In short, a patent is a grant of specific property rights for an invention in exchange for full public disclosure of the details of the invention. Patents are typically issued by a government body. In the United states, that body is the United States Patent and Trademark Office (USPTO).
According to the USPTO...
The right conferred by the patent grant is, in the language of the statute and of the grant itself, “the right to exclude others from making, using, offering for sale, or selling” the invention in the United States or “importing” the invention into the United States. What is granted is not the right to make, use, offer for sale, sell or import, but the right to exclude others from making, using, offering for sale, selling or importing the invention. Once a patent is issued, the patentee must enforce the patent without aid of the USPTO.
Much patent information is never disclosed or published elsewhere. Patents contain a wealth of specific technical detail, research data, and drawings. Patents and patent applications often contain information on new advances long before that information is published in a journal article.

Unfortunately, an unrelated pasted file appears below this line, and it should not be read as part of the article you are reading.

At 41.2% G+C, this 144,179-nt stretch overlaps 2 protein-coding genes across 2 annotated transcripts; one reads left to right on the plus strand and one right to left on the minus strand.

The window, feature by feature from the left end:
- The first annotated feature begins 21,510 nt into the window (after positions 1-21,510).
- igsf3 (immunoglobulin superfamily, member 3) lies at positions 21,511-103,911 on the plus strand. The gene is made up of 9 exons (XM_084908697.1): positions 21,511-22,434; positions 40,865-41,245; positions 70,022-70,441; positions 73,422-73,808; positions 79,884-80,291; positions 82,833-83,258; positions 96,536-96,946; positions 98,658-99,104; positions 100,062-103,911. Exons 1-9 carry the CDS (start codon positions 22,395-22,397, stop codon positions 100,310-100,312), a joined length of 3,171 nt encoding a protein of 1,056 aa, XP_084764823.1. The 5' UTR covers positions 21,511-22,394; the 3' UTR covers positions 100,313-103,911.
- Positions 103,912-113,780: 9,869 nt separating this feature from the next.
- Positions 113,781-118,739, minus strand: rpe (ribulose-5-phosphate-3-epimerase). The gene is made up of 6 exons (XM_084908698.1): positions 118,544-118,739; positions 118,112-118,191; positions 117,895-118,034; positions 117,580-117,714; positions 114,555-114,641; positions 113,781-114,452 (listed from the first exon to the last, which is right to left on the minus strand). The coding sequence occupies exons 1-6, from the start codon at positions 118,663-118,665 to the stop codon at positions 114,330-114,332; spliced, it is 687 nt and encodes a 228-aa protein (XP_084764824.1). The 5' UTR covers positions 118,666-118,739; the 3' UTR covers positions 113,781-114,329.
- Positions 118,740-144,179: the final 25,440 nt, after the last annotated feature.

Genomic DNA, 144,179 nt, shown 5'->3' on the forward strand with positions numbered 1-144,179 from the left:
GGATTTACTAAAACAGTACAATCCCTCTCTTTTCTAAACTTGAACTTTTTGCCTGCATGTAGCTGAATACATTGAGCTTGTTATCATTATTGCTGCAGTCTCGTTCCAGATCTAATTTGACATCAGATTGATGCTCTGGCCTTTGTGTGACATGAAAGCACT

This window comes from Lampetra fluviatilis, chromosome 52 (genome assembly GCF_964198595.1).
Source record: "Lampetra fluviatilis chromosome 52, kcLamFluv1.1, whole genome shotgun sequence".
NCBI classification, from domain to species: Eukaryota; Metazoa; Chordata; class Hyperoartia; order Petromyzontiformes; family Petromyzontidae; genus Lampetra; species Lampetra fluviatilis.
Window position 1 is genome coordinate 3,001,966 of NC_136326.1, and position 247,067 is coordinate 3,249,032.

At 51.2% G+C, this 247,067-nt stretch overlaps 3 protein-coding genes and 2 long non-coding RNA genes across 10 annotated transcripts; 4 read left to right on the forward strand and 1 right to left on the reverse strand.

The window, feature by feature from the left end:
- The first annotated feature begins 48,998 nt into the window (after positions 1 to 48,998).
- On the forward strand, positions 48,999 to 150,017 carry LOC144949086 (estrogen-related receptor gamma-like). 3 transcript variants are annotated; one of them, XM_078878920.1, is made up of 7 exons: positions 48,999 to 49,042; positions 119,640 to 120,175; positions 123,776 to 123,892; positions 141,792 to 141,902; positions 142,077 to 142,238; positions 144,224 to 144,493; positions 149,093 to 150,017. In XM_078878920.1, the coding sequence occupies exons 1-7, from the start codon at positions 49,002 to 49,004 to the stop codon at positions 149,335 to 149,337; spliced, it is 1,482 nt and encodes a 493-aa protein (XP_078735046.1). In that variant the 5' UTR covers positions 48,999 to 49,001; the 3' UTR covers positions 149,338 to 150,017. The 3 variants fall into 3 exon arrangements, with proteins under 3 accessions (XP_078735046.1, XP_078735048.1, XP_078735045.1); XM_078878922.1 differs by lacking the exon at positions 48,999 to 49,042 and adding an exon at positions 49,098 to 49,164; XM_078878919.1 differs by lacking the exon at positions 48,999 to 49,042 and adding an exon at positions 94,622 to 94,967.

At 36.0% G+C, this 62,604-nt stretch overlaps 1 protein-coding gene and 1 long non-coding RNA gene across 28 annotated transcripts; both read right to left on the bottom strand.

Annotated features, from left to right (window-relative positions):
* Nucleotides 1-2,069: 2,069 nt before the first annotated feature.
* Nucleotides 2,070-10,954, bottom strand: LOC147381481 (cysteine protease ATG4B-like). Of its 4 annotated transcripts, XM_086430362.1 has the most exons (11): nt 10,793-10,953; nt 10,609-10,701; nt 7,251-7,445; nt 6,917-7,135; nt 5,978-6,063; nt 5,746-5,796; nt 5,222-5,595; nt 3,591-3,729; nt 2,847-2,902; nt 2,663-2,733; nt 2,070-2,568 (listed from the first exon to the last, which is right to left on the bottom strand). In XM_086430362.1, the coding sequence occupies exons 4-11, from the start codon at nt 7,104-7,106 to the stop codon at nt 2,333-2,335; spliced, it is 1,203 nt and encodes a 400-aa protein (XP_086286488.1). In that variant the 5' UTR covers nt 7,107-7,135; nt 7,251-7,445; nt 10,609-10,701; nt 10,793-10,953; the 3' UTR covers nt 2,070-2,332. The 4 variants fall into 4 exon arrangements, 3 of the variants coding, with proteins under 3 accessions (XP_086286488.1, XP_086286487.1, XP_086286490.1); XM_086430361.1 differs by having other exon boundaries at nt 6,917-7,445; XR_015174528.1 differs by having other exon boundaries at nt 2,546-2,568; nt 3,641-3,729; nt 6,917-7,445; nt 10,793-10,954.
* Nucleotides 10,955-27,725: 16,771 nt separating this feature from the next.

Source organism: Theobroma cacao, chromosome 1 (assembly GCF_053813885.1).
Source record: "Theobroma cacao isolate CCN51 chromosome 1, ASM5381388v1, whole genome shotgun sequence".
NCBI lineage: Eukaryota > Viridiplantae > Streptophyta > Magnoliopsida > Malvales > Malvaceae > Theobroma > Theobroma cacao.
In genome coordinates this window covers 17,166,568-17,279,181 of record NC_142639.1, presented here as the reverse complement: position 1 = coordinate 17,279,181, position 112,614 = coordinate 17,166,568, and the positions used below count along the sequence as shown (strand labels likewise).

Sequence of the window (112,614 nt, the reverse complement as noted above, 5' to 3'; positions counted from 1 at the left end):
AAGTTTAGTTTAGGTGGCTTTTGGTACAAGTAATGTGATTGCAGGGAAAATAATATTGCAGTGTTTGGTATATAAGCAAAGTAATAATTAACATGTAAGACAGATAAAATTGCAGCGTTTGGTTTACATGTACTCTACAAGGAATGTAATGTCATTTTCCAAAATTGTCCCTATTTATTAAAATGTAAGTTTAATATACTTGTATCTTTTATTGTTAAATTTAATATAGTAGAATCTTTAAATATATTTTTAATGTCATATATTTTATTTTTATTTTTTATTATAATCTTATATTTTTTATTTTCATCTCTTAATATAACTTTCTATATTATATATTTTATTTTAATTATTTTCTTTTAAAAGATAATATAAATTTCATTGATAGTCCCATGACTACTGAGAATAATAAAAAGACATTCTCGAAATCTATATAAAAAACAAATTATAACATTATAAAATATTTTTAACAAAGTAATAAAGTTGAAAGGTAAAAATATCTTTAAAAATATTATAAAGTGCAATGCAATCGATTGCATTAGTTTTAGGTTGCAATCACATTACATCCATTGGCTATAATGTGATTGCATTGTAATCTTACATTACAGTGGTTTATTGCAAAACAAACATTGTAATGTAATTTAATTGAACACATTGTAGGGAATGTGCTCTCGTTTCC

You can use several websites to search US and world patents by keyword. However, be warned that this will likely give you incomplete results. Sources for keyword searching of patents are listed below.
Because patents are written using obfuscating and otherwise difficult language, one of the best ways to ensure a complete search is to use the Cooperative Patent Classification assigned to patents for particular types of technologies. By using the classification codes, you can find all patents for similar objects or technologies without having to guess the words used by the authors of the patents.
I am a librarian and not a patent attorney. I can help you get started searching for patents. I cannot provide legal advice.